Do you have hobbies that you enjoy – outside of your medical practice?
Definitely going to the Grovestand every weekend. I don’t know if you’d call it a hobby, but it’s definitely a pastime. We just like spending time with the kids. We like taking them to Fairchild, going to the zoo, or a local park. Once you become a parent, you see the world through your children’s eyes and whatever hobbies your children are into become your hobbies. You’re experiencing happiness through them.

Would you share with us a little about your experience coming to the drive through?
Obviously during the pandemic, it was a natural, easy thing, because it’s outdoors. It’s awesome to see all your local products and the new offerings that you guys have every week. The Rainbow Smoothies have both cosmetic and edible appeal. It’s a nice little outing, in the area, that brings us happiness. We really enjoy it.

What do you pick up when you come by?
Always the Rainbow Smoothie and we’ll often get the turmeric bagels and cream cheese, which are excellent. The Turmeric Hearts are also excellent. The avocados are just incredible. The fruit roll-ups are awesome as well. I mean, every single thing that we’ve gotten is amazing.

What other local places do you guys like that you might recommend?
We like places that have healthy options on the menu. We like Bolay, Grown, and Diced – they have several locations. Then, we like to go to Trader Joe’s and Whole Foods for vegan or vegetarian options that we can make at home.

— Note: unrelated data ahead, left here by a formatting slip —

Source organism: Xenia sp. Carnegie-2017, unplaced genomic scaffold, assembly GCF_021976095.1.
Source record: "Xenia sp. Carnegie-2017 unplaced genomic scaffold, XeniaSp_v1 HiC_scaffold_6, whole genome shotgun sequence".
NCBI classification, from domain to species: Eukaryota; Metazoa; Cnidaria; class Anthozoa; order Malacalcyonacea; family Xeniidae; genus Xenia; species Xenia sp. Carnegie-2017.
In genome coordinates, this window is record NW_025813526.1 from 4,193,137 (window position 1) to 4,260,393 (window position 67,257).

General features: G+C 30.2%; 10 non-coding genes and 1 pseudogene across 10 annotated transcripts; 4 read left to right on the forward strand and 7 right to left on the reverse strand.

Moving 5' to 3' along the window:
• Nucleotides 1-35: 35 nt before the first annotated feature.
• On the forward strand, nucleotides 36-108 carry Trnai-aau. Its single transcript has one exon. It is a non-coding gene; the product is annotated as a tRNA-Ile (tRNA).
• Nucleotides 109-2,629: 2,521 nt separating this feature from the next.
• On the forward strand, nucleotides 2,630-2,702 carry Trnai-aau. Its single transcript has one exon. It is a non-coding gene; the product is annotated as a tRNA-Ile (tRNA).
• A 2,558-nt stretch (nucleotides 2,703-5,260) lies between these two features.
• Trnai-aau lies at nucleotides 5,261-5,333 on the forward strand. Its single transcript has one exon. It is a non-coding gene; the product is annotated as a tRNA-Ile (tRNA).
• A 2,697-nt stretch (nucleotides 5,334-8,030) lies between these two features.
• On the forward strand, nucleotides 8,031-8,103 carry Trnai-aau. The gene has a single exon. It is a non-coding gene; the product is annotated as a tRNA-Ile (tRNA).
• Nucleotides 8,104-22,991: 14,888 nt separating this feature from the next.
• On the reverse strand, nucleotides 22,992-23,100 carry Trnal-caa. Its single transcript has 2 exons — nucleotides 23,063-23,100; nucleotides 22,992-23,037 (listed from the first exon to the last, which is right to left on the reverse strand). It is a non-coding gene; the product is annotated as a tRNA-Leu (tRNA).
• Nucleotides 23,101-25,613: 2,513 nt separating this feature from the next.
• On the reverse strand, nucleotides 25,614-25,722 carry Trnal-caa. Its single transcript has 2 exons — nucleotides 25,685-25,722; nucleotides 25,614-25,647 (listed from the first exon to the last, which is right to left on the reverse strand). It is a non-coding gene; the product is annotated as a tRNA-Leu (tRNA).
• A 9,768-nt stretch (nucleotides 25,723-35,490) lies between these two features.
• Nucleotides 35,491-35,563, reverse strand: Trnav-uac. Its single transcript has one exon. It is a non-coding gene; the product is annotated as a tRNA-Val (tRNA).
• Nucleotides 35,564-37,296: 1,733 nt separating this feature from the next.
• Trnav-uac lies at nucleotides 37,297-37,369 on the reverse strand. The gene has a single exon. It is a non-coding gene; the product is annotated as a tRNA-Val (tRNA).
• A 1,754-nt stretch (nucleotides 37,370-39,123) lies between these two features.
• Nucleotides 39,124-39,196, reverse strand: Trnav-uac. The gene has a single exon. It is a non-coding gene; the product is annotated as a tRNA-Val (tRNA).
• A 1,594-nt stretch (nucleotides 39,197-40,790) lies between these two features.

What is Miami’s best kept secret?
I think you guys are Miami best secret!

What for you is a worthy splurge?
Anything that would make that would bring a smile to a child’s face, my kids or any kid, I think that’s a worthy splurge.

Are there any community events or philanthropic groups are important to you that you might like to promote or share?
The Miami Lighthouse for the Blind and Visually Impaired is a huge deal for me, both personally and professionally. They do a lot of good work for the community. There’s a lot of income disparity in this country and the world and a lot of patients who have blindness or visual impairment don’t have a ton of resources.

Is there a question you would like to ask us?
(PP) Where do you see LNB Grovestand in the next five years?

(A+W) That’s a good question and what we’re talking about now as a family. We have two paths, and maybe we can do both. We are talking about building out the farm as the destination and building a new commercial kitchen down there. We are also talking about renovating our store and bringing in more locally made grocery staples, like the yogurt, ice cream, and kombucha that we have now. 

Is there a pitch about your practice that you would like to share?
Sure. At my practice, Center for Excellence and Eye Care, we are a premier ophthalmology practice here in Kendall. We really pride ourselves on being available to our patients and addressing their concerns. We’re located at Baptist hospital, which is convenient. We celebrated our 25th anniversary a few weeks ago.

What challenge, advice, or question would you like to pose to the community?
How can we do better? I think everything is about is about self-improvement and community improvement. How can I do better as a person and as a physician? How can my practice do better in serving the community?